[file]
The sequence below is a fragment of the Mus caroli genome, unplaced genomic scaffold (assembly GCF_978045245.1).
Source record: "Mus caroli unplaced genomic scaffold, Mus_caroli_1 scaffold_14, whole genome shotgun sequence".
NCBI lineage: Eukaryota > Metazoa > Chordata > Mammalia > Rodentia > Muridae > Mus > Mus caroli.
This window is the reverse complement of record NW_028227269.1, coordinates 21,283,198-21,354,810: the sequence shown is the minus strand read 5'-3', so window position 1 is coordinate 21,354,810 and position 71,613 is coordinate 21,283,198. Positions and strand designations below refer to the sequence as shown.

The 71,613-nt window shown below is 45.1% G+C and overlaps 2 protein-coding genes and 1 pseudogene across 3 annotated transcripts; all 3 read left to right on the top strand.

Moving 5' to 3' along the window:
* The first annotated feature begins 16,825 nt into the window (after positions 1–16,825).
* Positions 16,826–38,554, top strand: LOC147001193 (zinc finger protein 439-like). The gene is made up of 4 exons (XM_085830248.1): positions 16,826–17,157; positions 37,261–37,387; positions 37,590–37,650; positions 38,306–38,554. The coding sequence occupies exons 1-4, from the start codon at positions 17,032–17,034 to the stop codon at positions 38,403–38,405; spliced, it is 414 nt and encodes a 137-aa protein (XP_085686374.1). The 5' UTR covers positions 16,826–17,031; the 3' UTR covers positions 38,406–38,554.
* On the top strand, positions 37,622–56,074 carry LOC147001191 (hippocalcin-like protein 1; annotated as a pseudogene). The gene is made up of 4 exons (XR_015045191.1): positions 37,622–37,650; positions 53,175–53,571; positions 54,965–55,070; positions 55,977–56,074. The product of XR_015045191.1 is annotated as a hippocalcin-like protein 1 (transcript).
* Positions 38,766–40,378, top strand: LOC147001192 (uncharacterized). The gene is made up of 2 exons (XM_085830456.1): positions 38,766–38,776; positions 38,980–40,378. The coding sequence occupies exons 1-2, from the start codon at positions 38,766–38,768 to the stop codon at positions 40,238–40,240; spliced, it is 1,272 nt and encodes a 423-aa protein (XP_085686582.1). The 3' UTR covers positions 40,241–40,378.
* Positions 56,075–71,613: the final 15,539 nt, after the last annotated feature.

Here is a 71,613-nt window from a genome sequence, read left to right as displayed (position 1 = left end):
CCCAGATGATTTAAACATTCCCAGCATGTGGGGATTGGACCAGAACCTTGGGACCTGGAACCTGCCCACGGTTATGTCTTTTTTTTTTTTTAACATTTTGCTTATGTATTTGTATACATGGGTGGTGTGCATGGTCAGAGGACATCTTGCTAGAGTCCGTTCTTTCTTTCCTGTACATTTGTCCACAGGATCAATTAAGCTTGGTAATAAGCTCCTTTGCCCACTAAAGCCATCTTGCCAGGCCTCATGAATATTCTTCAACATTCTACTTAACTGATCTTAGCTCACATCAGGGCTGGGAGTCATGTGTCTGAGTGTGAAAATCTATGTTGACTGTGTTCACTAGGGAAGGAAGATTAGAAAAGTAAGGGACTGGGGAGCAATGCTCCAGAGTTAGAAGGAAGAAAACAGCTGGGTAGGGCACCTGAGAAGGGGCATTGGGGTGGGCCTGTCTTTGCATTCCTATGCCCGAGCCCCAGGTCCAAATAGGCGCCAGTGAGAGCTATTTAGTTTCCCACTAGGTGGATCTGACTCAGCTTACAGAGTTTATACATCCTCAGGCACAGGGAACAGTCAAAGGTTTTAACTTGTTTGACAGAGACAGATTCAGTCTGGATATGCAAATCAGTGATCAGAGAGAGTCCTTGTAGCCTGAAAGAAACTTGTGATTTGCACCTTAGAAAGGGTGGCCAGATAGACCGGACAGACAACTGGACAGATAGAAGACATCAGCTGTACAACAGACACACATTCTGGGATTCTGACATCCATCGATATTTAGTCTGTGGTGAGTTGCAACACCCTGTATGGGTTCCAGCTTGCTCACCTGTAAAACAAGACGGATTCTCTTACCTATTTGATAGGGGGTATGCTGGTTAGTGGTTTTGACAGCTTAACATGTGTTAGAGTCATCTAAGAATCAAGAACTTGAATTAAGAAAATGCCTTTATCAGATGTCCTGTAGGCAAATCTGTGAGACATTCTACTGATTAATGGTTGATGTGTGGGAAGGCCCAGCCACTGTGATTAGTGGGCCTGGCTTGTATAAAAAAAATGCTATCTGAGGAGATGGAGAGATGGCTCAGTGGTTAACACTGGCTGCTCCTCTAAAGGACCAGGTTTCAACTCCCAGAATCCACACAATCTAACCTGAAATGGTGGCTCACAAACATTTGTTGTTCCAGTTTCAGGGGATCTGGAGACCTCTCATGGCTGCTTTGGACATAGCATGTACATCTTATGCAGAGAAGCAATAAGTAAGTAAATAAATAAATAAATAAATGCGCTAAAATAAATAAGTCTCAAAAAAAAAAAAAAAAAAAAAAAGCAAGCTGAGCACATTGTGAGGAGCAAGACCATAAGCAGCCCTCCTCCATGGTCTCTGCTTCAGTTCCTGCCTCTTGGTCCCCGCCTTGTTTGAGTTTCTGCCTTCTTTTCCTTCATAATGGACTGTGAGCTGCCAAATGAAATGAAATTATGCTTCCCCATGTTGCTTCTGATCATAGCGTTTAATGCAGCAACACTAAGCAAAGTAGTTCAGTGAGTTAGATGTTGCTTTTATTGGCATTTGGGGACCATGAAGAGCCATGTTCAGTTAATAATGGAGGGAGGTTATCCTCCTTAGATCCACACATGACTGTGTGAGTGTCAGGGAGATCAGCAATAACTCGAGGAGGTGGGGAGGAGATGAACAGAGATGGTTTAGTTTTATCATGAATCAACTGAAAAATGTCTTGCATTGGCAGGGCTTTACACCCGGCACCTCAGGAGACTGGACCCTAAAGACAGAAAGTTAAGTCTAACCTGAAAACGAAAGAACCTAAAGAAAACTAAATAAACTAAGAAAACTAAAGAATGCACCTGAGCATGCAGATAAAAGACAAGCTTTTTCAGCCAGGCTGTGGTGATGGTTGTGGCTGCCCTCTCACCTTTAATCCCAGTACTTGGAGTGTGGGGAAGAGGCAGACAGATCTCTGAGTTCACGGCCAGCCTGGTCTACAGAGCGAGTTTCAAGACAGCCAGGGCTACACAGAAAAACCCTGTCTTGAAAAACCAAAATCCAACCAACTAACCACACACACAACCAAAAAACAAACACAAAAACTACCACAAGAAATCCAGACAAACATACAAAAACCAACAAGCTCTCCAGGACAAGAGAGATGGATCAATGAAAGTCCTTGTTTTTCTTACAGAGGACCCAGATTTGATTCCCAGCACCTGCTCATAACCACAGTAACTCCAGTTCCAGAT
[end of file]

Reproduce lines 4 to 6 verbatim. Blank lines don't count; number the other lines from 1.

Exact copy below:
This window is the reverse complement of record NW_028227269.1, coordinates 21,283,198-21,354,810: the sequence shown is the minus strand read 5'-3', so window position 1 is coordinate 21,354,810 and position 71,613 is coordinate 21,283,198. Positions and strand designations below refer to the sequence as shown.

The 71,613-nt window shown below is 45.1% G+C and overlaps 2 protein-coding genes and 1 pseudogene across 3 annotated transcripts; all 3 read left to right on the top strand.

Moving 5' to 3' along the window: